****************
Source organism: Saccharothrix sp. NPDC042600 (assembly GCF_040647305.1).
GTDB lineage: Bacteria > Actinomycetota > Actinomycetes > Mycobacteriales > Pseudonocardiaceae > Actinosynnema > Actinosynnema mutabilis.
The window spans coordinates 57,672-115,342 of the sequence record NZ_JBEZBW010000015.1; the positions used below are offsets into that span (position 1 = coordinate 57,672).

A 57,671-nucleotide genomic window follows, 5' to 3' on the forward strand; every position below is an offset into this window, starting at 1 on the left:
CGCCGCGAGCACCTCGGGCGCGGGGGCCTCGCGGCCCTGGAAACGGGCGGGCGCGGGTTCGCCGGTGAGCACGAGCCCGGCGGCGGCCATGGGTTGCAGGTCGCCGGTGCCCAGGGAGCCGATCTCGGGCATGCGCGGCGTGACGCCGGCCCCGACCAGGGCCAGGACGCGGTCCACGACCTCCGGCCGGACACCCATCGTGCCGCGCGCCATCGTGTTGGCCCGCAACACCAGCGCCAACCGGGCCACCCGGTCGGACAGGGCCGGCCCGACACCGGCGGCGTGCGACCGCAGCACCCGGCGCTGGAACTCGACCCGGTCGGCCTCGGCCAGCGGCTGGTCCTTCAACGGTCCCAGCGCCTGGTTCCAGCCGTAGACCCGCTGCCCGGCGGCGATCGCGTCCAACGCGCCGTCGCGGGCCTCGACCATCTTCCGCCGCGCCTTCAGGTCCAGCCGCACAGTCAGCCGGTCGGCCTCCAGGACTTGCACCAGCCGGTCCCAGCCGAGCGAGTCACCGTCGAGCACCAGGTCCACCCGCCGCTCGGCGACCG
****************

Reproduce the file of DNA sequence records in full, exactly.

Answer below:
Source organism: Saccharothrix sp. NPDC042600 (assembly GCF_040647305.1).
GTDB lineage: Bacteria > Actinomycetota > Actinomycetes > Mycobacteriales > Pseudonocardiaceae > Actinosynnema > Actinosynnema mutabilis.
The window spans coordinates 57,672-115,342 of the sequence record NZ_JBEZBW010000015.1; the positions used below are offsets into that span (position 1 = coordinate 57,672).

A 57,671-nucleotide genomic window follows, 5' to 3' on the forward strand; every position below is an offset into this window, starting at 1 on the left:
CGCCGCGAGCACCTCGGGCGCGGGGGCCTCGCGGCCCTGGAAACGGGCGGGCGCGGGTTCGCCGGTGAGCACGAGCCCGGCGGCGGCCATGGGTTGCAGGTCGCCGGTGCCCAGGGAGCCGATCTCGGGCATGCGCGGCGTGACGCCGGCCCCGACCAGGGCCAGGACGCGGTCCACGACCTCCGGCCGGACACCCATCGTGCCGCGCGCCATCGTGTTGGCCCGCAACACCAGCGCCAACCGGGCCACCCGGTCGGACAGGGCCGGCCCGACACCGGCGGCGTGCGACCGCAGCACCCGGCGCTGGAACTCGACCCGGTCGGCCTCGGCCAGCGGCTGGTCCTTCAACGGTCCCAGCGCCTGGTTCCAGCCGTAGACCCGCTGCCCGGCGGCGATCGCGTCCAACGCGCCGTCGCGGGCCTCGACCATCTTCCGCCGCGCCTTCAGGTCCAGCCGCACAGTCAGCCGGTCGGCCTCCAGGACTTGCACCAGCCGGTCCCAGCCGAGCGAGTCACCGTCGAGCACCAGGTCCACCCGCCGCTCGGCGACCG